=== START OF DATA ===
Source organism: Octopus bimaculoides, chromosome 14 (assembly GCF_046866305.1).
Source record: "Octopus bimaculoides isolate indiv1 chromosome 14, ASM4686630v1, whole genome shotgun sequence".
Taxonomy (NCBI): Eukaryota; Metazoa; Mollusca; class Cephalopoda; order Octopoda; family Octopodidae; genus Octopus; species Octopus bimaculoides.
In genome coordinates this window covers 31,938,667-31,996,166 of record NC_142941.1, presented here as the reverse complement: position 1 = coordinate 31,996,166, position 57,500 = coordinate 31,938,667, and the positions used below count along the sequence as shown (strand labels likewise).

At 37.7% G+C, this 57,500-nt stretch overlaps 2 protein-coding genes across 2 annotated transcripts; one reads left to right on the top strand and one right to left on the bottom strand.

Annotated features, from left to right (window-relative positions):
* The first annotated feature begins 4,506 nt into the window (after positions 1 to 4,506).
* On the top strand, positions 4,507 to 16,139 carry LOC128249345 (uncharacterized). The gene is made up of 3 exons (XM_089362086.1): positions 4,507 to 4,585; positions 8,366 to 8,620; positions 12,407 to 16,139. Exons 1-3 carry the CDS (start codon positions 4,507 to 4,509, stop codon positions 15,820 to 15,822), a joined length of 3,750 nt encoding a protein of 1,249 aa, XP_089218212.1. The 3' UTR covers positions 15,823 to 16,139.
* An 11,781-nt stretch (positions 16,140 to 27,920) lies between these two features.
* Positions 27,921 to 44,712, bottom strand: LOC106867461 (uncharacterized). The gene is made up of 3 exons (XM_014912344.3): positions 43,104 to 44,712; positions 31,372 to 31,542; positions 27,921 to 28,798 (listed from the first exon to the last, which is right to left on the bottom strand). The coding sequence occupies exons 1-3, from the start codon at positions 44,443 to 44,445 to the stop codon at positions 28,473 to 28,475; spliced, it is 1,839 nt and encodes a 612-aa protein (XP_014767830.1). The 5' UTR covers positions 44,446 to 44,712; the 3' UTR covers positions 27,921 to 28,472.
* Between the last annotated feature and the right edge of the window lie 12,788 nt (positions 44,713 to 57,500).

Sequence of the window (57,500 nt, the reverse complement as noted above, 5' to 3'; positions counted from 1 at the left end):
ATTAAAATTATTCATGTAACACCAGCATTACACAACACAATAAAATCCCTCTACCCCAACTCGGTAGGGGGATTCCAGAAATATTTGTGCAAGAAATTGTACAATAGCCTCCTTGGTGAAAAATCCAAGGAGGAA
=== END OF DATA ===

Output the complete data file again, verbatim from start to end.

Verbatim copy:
Source organism: Octopus bimaculoides, chromosome 14 (assembly GCF_046866305.1).
Source record: "Octopus bimaculoides isolate indiv1 chromosome 14, ASM4686630v1, whole genome shotgun sequence".
Taxonomy (NCBI): Eukaryota; Metazoa; Mollusca; class Cephalopoda; order Octopoda; family Octopodidae; genus Octopus; species Octopus bimaculoides.
In genome coordinates this window covers 31,938,667-31,996,166 of record NC_142941.1, presented here as the reverse complement: position 1 = coordinate 31,996,166, position 57,500 = coordinate 31,938,667, and the positions used below count along the sequence as shown (strand labels likewise).

At 37.7% G+C, this 57,500-nt stretch overlaps 2 protein-coding genes across 2 annotated transcripts; one reads left to right on the top strand and one right to left on the bottom strand.

Annotated features, from left to right (window-relative positions):
* The first annotated feature begins 4,506 nt into the window (after positions 1 to 4,506).
* On the top strand, positions 4,507 to 16,139 carry LOC128249345 (uncharacterized). The gene is made up of 3 exons (XM_089362086.1): positions 4,507 to 4,585; positions 8,366 to 8,620; positions 12,407 to 16,139. Exons 1-3 carry the CDS (start codon positions 4,507 to 4,509, stop codon positions 15,820 to 15,822), a joined length of 3,750 nt encoding a protein of 1,249 aa, XP_089218212.1. The 3' UTR covers positions 15,823 to 16,139.
* An 11,781-nt stretch (positions 16,140 to 27,920) lies between these two features.
* Positions 27,921 to 44,712, bottom strand: LOC106867461 (uncharacterized). The gene is made up of 3 exons (XM_014912344.3): positions 43,104 to 44,712; positions 31,372 to 31,542; positions 27,921 to 28,798 (listed from the first exon to the last, which is right to left on the bottom strand). The coding sequence occupies exons 1-3, from the start codon at positions 44,443 to 44,445 to the stop codon at positions 28,473 to 28,475; spliced, it is 1,839 nt and encodes a 612-aa protein (XP_014767830.1). The 5' UTR covers positions 44,446 to 44,712; the 3' UTR covers positions 27,921 to 28,472.
* Between the last annotated feature and the right edge of the window lie 12,788 nt (positions 44,713 to 57,500).

Sequence of the window (57,500 nt, the reverse complement as noted above, 5' to 3'; positions counted from 1 at the left end):
ATTAAAATTATTCATGTAACACCAGCATTACACAACACAATAAAATCCCTCTACCCCAACTCGGTAGGGGGATTCCAGAAATATTTGTGCAAGAAATTGTACAATAGCCTCCTTGGTGAAAAATCCAAGGAGGAA